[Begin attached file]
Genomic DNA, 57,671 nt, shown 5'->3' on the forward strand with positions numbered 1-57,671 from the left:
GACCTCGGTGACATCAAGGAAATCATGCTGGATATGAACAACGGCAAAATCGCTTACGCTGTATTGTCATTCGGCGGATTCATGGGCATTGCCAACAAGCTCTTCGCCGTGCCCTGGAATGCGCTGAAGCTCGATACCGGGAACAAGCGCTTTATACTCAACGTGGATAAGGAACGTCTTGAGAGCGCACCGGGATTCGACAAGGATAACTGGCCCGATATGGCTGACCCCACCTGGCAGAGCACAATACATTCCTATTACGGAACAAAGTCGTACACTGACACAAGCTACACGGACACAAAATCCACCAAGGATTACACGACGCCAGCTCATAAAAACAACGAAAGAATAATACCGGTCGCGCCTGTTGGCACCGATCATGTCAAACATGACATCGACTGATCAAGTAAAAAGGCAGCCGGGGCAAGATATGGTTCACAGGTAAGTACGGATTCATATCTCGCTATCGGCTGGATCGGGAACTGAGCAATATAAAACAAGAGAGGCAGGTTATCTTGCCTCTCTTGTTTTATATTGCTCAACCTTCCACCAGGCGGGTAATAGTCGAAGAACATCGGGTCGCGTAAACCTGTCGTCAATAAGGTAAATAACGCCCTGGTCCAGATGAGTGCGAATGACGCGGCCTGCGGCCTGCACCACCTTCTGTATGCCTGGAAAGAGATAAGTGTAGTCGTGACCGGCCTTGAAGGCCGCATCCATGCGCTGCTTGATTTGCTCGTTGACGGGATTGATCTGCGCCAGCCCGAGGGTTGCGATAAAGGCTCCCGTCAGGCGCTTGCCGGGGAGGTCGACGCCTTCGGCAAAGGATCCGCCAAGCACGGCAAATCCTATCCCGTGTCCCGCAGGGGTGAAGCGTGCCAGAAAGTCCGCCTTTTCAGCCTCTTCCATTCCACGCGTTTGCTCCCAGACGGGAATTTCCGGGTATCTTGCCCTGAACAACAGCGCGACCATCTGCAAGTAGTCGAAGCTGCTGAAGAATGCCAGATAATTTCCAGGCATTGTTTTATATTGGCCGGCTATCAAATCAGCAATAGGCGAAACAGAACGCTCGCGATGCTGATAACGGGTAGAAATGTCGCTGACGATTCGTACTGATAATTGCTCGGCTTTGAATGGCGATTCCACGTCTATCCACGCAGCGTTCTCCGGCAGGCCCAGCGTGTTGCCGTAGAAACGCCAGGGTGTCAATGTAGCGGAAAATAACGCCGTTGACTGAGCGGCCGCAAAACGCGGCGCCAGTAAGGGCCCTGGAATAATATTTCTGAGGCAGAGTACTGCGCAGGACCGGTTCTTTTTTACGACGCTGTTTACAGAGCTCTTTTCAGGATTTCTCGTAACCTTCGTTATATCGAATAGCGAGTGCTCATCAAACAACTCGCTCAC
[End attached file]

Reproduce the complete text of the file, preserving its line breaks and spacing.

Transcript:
Genomic DNA, 57,671 nt, shown 5'->3' on the forward strand with positions numbered 1-57,671 from the left:
GACCTCGGTGACATCAAGGAAATCATGCTGGATATGAACAACGGCAAAATCGCTTACGCTGTATTGTCATTCGGCGGATTCATGGGCATTGCCAACAAGCTCTTCGCCGTGCCCTGGAATGCGCTGAAGCTCGATACCGGGAACAAGCGCTTTATACTCAACGTGGATAAGGAACGTCTTGAGAGCGCACCGGGATTCGACAAGGATAACTGGCCCGATATGGCTGACCCCACCTGGCAGAGCACAATACATTCCTATTACGGAACAAAGTCGTACACTGACACAAGCTACACGGACACAAAATCCACCAAGGATTACACGACGCCAGCTCATAAAAACAACGAAAGAATAATACCGGTCGCGCCTGTTGGCACCGATCATGTCAAACATGACATCGACTGATCAAGTAAAAAGGCAGCCGGGGCAAGATATGGTTCACAGGTAAGTACGGATTCATATCTCGCTATCGGCTGGATCGGGAACTGAGCAATATAAAACAAGAGAGGCAGGTTATCTTGCCTCTCTTGTTTTATATTGCTCAACCTTCCACCAGGCGGGTAATAGTCGAAGAACATCGGGTCGCGTAAACCTGTCGTCAATAAGGTAAATAACGCCCTGGTCCAGATGAGTGCGAATGACGCGGCCTGCGGCCTGCACCACCTTCTGTATGCCTGGAAAGAGATAAGTGTAGTCGTGACCGGCCTTGAAGGCCGCATCCATGCGCTGCTTGATTTGCTCGTTGACGGGATTGATCTGCGCCAGCCCGAGGGTTGCGATAAAGGCTCCCGTCAGGCGCTTGCCGGGGAGGTCGACGCCTTCGGCAAAGGATCCGCCAAGCACGGCAAATCCTATCCCGTGTCCCGCAGGGGTGAAGCGTGCCAGAAAGTCCGCCTTTTCAGCCTCTTCCATTCCACGCGTTTGCTCCCAGACGGGAATTTCCGGGTATCTTGCCCTGAACAACAGCGCGACCATCTGCAAGTAGTCGAAGCTGCTGAAGAATGCCAGATAATTTCCAGGCATTGTTTTATATTGGCCGGCTATCAAATCAGCAATAGGCGAAACAGAACGCTCGCGATGCTGATAACGGGTAGAAATGTCGCTGACGATTCGTACTGATAATTGCTCGGCTTTGAATGGCGATTCCACGTCTATCCACGCAGCGTTCTCCGGCAGGCCCAGCGTGTTGCCGTAGAAACGCCAGGGTGTCAATGTAGCGGAAAATAACGCCGTTGACTGAGCGGCCGCAAAACGCGGCGCCAGTAAGGGCCCTGGAATAATATTTCTGAGGCAGAGTACTGCGCAGGACCGGTTCTTTTTTACGACGCTGTTTACAGAGCTCTTTTCAGGATTTCTCGTAACCTTCGTTATATCGAATAGCGAGTGCTCATCAAACAACTCGCTCAC